Find the largest possible area of a triangle inscribed in a semicircle

A right-angled triangle ABC is inscribed in a semi-circle of radius 1cm, with one of its non-hypotenuse side AB lying on the diameter. Find the largest possible area of triangle ABC.

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Re: Find the largest possible area of a triangle inscribed in a semicircle

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$\displaystyle A = \frac{1}{2}bh$

the base of the triangle will be the diameter ... at what point on the semicircle will the triangle have the greatest height?

Re: Find the largest possible area of a triangle inscribed in a semicircle

Umm Skeeter I think you have misinterpreted the problem. The non hypotenuse side of the triangle is on the diameter, but it cannot be the diameter, or else the triangle will not be right-angled.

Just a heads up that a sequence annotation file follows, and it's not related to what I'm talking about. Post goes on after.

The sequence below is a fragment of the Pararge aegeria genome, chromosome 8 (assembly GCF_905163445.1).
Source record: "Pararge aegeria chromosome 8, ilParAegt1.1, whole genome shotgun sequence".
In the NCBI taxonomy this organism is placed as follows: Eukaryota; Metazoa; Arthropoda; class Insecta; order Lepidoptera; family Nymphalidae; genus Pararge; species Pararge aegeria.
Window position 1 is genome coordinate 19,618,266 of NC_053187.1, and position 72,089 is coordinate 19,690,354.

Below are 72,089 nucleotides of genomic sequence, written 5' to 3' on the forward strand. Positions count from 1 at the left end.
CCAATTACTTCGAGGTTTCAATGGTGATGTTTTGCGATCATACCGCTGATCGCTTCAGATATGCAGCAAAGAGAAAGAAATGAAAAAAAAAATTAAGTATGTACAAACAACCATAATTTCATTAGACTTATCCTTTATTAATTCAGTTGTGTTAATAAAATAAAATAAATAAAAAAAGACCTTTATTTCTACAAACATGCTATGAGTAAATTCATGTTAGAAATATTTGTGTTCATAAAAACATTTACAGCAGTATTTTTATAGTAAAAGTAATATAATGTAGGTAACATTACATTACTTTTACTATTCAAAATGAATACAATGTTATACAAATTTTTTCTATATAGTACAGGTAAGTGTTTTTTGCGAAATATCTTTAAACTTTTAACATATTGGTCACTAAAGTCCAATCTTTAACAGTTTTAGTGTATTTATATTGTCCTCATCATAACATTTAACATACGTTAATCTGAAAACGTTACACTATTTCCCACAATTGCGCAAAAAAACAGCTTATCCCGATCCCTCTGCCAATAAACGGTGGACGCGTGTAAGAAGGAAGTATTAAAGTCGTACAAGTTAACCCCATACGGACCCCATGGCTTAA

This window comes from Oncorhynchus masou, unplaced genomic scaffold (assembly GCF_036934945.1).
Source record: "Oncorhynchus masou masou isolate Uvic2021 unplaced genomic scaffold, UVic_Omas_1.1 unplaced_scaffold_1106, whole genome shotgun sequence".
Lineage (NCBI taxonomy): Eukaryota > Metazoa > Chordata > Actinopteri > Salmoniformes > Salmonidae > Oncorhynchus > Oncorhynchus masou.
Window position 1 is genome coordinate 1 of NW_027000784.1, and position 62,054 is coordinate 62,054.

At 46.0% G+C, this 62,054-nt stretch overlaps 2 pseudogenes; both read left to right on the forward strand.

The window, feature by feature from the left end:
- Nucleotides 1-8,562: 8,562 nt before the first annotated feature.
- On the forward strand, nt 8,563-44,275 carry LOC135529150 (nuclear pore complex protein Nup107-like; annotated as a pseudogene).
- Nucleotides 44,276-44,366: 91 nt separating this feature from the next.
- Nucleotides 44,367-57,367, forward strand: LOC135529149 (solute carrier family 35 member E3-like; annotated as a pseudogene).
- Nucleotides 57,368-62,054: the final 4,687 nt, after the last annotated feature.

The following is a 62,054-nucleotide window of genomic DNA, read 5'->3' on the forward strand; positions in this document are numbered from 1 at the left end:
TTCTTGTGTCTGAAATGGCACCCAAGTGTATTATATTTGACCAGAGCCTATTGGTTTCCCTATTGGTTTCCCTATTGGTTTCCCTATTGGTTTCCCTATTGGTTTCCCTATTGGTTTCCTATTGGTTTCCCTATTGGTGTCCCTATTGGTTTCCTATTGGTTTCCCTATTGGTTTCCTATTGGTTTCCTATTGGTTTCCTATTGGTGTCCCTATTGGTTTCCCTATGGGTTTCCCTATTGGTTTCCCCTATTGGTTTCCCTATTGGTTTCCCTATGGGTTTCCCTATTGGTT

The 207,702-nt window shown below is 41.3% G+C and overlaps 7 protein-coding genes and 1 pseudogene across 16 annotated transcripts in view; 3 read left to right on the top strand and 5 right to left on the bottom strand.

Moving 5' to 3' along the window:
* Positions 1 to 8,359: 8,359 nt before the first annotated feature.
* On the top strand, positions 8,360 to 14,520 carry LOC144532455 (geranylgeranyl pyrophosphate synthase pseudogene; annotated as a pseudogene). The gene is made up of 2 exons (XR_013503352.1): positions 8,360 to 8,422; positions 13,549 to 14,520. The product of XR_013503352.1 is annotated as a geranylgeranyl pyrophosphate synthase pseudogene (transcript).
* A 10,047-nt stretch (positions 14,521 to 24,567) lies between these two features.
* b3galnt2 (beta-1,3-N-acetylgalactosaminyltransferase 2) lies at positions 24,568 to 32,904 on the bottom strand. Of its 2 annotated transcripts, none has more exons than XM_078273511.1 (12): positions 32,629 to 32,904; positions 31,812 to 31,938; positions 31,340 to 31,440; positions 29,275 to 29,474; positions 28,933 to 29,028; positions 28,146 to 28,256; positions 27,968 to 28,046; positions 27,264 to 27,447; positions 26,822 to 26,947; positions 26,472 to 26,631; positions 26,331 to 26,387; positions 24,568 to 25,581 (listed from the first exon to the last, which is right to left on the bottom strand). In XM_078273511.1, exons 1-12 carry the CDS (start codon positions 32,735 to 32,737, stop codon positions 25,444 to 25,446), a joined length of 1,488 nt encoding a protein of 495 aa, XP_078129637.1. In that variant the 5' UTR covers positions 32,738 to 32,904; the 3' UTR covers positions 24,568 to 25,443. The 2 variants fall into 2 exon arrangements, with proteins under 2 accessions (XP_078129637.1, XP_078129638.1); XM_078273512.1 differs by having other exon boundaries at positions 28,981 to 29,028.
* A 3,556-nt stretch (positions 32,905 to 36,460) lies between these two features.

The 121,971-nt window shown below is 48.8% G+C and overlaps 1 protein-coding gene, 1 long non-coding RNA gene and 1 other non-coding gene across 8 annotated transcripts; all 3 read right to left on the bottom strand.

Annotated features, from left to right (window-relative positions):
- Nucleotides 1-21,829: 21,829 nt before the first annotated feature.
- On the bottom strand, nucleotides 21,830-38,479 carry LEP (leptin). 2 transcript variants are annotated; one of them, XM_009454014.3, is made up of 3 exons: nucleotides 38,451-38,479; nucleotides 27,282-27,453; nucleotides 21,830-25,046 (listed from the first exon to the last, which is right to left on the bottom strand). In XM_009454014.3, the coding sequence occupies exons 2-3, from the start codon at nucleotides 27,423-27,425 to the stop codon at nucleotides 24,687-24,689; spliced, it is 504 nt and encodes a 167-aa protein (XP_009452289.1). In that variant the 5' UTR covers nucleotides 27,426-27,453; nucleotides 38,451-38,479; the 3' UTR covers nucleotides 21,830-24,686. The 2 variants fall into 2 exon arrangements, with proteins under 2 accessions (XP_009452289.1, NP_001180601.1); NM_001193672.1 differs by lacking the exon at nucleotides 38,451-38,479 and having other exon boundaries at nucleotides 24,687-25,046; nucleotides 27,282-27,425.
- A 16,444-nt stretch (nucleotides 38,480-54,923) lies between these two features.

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Re: Find the largest possible area of a triangle inscribed in a semicircle

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Originally Posted by

**shiny718** Umm Skeeter I think you have misinterpreted the problem. The non hypotenuse side of the triangle is on the diameter, but it cannot be the diameter, or else the triangle will not be right-angled.

my mistake ...

consider the graph of the semicircle of radius 1 centered at the origin

$\displaystyle y = \sqrt{1 - x^2}$

base of triangle = $\displaystyle 1 + x$

height of triangle = $\displaystyle y = \sqrt{1 - x^2}$

$\displaystyle A = \frac{1}{2}(1+x)\sqrt{1-x^2}$

Not knowing what your background is, either graph the area function in your calculator to find the maximum, or use calculus to optimize the area.